Energy suppliers have been named and shamed by Ofgem over high prices, with Npower charging families on its standard tariffs £261 a year more than those on its best deals.
About 20 million households are languishing on the 11 biggest suppliers’ standard variable tariffs for dual fuel (both gas and electricity), despite all of the companies offering other deals that are significantly cheaper, according to the Ofgem data, according to The Telegraph.
The regulator hopes the publication of the data will encourage customers to shop around and switch to cheaper deals.
Npower had the highest differential between its standard and its variable prices, charging the 59pc or 1.7m of its customers on its standard tariffs up to £261 a year more than those on its best deals.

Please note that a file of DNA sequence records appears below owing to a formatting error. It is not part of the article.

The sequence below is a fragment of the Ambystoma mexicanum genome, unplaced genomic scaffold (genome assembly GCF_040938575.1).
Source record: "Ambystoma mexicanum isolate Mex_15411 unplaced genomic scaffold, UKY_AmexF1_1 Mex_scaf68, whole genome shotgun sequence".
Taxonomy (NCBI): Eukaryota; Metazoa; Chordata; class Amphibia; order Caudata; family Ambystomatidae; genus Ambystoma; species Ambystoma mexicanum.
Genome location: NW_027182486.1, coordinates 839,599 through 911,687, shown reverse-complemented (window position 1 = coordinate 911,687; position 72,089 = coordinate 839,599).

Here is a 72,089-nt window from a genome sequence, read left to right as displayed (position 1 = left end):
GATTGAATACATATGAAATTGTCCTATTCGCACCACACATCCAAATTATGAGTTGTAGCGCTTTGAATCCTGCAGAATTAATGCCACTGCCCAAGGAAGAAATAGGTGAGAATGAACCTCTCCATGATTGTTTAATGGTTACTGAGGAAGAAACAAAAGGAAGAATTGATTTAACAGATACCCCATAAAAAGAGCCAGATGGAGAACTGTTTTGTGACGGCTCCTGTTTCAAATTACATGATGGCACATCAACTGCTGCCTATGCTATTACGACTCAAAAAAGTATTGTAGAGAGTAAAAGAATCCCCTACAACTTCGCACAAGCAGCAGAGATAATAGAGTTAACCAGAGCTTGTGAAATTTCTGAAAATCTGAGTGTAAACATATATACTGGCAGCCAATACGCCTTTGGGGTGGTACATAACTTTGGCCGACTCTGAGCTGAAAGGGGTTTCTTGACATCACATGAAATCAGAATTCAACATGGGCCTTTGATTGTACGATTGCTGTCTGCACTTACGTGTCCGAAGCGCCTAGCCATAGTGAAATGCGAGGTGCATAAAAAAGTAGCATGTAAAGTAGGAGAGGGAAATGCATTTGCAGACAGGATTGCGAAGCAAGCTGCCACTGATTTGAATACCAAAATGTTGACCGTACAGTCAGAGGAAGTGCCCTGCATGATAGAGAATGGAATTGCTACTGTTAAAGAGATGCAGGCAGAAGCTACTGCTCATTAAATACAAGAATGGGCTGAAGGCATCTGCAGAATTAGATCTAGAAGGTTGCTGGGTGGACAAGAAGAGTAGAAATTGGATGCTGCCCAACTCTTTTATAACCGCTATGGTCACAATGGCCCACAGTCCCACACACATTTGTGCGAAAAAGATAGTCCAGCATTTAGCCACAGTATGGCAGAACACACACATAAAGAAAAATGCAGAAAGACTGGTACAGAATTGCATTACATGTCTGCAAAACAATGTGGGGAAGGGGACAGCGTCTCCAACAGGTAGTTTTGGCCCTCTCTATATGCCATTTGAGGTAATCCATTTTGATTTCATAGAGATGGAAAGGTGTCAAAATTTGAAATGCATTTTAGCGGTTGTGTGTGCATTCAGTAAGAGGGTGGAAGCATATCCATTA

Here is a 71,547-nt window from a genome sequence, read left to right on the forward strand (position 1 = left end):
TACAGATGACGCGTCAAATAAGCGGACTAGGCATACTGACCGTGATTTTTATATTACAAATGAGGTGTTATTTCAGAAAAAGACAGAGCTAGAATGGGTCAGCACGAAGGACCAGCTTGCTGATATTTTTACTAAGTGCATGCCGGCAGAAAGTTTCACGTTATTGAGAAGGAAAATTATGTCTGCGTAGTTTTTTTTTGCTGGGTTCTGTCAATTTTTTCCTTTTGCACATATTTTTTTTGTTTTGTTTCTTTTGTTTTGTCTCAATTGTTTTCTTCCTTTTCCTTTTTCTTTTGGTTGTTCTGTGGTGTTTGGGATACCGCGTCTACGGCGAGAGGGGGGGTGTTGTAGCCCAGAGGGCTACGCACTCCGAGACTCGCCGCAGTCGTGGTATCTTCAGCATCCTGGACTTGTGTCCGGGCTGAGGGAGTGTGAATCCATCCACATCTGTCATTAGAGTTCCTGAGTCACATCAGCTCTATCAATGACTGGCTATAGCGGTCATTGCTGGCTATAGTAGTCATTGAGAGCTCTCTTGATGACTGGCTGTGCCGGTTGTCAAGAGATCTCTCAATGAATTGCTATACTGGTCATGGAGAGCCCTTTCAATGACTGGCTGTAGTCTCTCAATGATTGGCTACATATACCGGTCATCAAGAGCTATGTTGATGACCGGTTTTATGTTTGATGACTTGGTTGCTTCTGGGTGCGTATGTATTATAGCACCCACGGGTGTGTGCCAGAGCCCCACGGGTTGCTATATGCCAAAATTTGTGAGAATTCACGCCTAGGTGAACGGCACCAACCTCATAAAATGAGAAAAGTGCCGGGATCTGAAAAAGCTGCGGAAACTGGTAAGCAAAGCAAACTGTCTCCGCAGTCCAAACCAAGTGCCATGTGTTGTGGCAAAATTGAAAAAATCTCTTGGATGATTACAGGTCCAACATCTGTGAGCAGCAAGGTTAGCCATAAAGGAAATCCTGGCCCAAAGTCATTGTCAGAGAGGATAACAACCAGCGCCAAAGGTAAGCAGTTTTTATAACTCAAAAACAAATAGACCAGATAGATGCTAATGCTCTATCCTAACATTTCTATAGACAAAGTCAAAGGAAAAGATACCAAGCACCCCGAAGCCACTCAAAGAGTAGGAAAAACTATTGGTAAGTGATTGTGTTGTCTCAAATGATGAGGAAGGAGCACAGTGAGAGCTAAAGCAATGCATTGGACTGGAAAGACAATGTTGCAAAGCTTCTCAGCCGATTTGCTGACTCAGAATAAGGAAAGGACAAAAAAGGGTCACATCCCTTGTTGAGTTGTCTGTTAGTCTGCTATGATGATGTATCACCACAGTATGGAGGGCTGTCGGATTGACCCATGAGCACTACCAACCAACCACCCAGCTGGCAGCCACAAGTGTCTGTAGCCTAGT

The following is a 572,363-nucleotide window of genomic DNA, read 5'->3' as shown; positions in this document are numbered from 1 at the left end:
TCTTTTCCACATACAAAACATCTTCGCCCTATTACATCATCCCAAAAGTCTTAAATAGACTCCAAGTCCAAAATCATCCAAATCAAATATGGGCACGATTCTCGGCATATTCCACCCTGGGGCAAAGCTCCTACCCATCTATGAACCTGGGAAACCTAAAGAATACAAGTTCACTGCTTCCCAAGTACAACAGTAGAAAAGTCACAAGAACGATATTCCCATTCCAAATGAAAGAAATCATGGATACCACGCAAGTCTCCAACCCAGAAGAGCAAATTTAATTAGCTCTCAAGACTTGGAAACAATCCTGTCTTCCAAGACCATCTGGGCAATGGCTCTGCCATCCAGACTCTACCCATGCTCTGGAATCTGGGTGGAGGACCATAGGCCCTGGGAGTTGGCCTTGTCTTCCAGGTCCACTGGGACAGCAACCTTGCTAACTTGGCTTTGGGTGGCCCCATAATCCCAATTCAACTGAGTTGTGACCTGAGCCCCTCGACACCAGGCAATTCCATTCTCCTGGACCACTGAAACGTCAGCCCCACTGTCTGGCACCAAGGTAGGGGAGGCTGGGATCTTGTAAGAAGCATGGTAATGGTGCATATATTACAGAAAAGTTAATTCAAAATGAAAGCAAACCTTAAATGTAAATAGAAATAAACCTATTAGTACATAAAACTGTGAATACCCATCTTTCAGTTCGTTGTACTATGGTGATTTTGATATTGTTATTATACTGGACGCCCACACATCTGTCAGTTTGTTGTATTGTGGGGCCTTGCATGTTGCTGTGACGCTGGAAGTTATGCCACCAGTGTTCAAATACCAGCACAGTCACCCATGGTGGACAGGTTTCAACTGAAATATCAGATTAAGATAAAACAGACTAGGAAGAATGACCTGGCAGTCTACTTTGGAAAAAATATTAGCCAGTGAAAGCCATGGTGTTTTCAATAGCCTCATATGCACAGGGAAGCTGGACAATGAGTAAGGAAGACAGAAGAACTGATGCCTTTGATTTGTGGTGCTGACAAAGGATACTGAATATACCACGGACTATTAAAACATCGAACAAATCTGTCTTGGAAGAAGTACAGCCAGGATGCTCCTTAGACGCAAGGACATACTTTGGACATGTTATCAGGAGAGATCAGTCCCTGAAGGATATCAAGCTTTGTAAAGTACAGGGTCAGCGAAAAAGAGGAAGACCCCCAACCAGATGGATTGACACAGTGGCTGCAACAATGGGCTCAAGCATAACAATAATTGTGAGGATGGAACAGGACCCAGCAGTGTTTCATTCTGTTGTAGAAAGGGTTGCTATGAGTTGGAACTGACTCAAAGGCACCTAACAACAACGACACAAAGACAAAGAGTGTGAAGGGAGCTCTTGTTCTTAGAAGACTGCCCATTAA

Challenger supplier Co-operative Energy had the second highest differential, at £245 a year, followed by First Utility, which charges the 9pc of its customers on standard tariffs £157 a year more than its best prices.
Britain’s two biggest suppliers, British Gas and SSE, have some of the highest proportions of customers on their expensive standard tariffs.
Some 74pc of British Gas customers – 6.6m households – are on their standard tariff, missing out on up to £129 a year in savings, while 91pc of SSE customers – 3.9m households – are missing out on savings of up to £98, according to the Ofgem data.
According to the league table the most expensive standard variable tariffs are with two of the smaller suppliers, Extra Energy on £1,130 a year, and Co-op Energy on £1,121 a year.